Judging by the reviews included in this edition what ensues produced diametrically opposed reactions, and I suspect the novel will continue to divide readers. Stead, for example, writes of "primal passion," but praises Brooke’s "simplicity and directness unequalled in recent English fiction" (242), whereas the un-named critic in The Lancaster Examiner complements her "on a wonderful power of emotional analysis" (245), and the critic in The West Australian writes of "delightful incidents in the tale of their ripening love" producing "a pastoral in prose" (243). The Atheneaum reviewer, however, is perhaps not altogether surprisingly, less enthusiastic, describing Jessamine as a "turbulent and hysterical young woman" who "faintly recalls Miss Schreiner’s immortal heroine at times, but she has neither the strength nor the poetry of that extravagant little spirit" (244). I invite readers to make up their own minds about Brooke’s text and her protagonist, and the reviewers’ comments.

Part II, Volume III in the original format of the novel, begins ten years later, leaving readers to fill in the gaps with the continued assistance of Dr. Cornerstone, aptly-named as it turns out for, in many ways, he frames the entire story. I would recommend that readers new to the text read the ‘Introduction’ only after having completed the novel as it contains serious plot-spoilers (which I will refrain from revealing here). Suffice to say, Brooke is a fine story-teller who, in spite of some rather lengthy theoretical sections, perhaps typical of New Woman writing, maintained my interest from beginning to end. I would, nevertheless, suggest that parts of the novel remain disturbing, even to twenty-first-century readers. In his review Stead recognised that, "the questions of morality and of women’s position that it raises are ripe for solution" (242). He continues, somewhat optimistically, "their treatment in a manner so courageous cannot but be productive of good" (242). Many of these questions remain relevant; the debates over nature versus nurture, for example, still rage today, as do questions of eugenics, already such a contentious topic.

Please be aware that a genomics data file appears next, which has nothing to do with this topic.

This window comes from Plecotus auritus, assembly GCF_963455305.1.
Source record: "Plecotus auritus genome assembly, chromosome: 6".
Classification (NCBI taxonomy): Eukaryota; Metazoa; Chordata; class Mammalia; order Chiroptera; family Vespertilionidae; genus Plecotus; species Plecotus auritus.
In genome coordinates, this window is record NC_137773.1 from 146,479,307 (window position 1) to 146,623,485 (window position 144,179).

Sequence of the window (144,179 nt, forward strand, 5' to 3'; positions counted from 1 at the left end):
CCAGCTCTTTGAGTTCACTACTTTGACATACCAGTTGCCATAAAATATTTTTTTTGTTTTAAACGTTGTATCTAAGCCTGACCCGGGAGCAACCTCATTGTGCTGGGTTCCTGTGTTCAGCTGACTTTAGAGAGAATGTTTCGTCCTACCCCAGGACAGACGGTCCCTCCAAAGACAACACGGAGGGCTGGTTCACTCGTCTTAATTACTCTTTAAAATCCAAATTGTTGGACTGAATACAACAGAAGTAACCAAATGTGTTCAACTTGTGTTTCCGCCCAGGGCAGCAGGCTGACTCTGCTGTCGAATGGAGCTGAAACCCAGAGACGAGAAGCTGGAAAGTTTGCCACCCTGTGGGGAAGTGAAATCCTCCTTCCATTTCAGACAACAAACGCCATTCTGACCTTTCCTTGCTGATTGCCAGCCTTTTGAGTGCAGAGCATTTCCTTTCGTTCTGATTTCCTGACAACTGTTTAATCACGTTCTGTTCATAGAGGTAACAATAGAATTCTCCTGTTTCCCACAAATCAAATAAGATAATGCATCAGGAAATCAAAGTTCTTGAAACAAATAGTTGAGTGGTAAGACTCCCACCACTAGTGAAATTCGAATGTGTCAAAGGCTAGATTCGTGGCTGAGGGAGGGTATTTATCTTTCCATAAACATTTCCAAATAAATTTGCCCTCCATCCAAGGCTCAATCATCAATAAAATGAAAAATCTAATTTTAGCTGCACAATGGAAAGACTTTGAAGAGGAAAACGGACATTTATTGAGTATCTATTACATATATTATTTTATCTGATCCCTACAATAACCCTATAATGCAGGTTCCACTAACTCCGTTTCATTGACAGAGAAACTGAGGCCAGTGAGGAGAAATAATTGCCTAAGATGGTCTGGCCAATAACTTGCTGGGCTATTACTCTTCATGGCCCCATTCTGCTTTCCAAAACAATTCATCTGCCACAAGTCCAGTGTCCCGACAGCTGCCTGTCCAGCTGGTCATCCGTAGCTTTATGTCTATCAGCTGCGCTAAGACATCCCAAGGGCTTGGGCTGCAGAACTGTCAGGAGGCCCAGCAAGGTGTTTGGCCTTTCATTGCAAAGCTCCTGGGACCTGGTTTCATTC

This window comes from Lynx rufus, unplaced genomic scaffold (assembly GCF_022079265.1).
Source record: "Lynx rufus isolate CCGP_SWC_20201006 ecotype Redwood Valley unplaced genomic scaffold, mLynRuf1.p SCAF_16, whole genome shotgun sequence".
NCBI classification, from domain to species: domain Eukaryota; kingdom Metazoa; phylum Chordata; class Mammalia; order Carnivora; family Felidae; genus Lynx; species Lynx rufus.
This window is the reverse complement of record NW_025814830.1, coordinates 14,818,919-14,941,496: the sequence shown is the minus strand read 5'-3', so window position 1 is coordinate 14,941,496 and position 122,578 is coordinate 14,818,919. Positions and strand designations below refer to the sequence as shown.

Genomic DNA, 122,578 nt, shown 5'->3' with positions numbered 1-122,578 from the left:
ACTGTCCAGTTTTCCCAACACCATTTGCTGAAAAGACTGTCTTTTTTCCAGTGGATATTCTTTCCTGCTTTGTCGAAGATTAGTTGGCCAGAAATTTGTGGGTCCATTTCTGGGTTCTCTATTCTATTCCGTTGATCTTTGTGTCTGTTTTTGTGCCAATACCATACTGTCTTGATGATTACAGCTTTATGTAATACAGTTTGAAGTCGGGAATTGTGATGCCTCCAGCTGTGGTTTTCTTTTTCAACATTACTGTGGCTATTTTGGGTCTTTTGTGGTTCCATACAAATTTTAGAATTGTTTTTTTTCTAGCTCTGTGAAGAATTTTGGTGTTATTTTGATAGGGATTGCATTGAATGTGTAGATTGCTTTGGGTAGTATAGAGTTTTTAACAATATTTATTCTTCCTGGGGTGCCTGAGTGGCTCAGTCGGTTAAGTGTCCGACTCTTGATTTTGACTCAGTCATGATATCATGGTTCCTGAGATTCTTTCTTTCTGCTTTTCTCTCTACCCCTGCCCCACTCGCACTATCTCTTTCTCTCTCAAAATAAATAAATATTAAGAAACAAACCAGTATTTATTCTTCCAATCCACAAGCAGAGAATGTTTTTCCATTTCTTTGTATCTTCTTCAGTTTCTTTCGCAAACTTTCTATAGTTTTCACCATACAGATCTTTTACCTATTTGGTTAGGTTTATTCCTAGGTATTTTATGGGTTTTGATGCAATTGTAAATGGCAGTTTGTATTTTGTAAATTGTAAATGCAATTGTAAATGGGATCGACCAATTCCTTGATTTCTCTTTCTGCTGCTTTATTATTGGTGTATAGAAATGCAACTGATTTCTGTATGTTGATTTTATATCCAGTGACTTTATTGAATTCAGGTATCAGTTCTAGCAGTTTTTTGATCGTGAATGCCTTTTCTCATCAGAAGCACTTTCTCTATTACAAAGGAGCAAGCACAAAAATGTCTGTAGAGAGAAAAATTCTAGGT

Having said that, to my mind the novel could not be described as entirely pessimistic, nor does it fit neatly into the Anti-marriage League or the Purity School. In fact, Dr. Cornerstone, who one might think of as Brooke’s mouthpiece throughout, is obviously happily married to a woman, the mother of his children, and whom he treats as an equal. Some of the most interesting passages in the text consist of discussions between the doctor and his wife and/or his friend Carteret, especially Chapter VII of Part II, suggesting that "real comradeship" between men and women, which Jessamine had found with a man in Scotland, were not only possible but could be sustained (73). In like manner, Brooke’s earlier essay "Women and their Sphere," published under the pseudonym E. Fairfax Byrrne in 1888, included very pertinently here in Appendix C, ends on a similarly optimistic note.

Barbara Tilley’s Introduction carefully situates the novel both in its historical context, very useful for anyone interested in the New Woman phenomenon and fin-de-siècle debates in general, and in the context of Brooke’s own prolific career. She disproves the suppositions of The Athenaeum critic that Brooke was "very young, and certainly very inexperienced" (243) when she wrote A Superfluous Woman. She was in fact nearly fifty years old and had already published several novels and political articles besides an epic poem in blank verse. I, for one, look forward to Tilley’s forthcoming critical biography of Emma Frances Brooke and to reading more of this radical writer’s work.

Long overdue for a reprint, A Superfluous Woman, could not have found a better publisher and Emma Frances Brooke a more sympathetic editor. At this point I must also comment on the material quality of this edition and again quote from The Athenaeum Reviewer, although he was naturally referring to a different edition,and "bestow hearty praise on the binding with which the publisher has clothed the book" (244). In these difficult days for publishers and with a growing e-reading public, this book makes readers happy not only to read but also to own hard copies, like all the publications from Victorian Secrets.

Valerie Fehlbaum is a Faculty member of the English Department at the University of Geneva and generally teaches all things Victorian and Shakespeare. Her main research interests are the New Woman, Victorian periodicals and the theatre.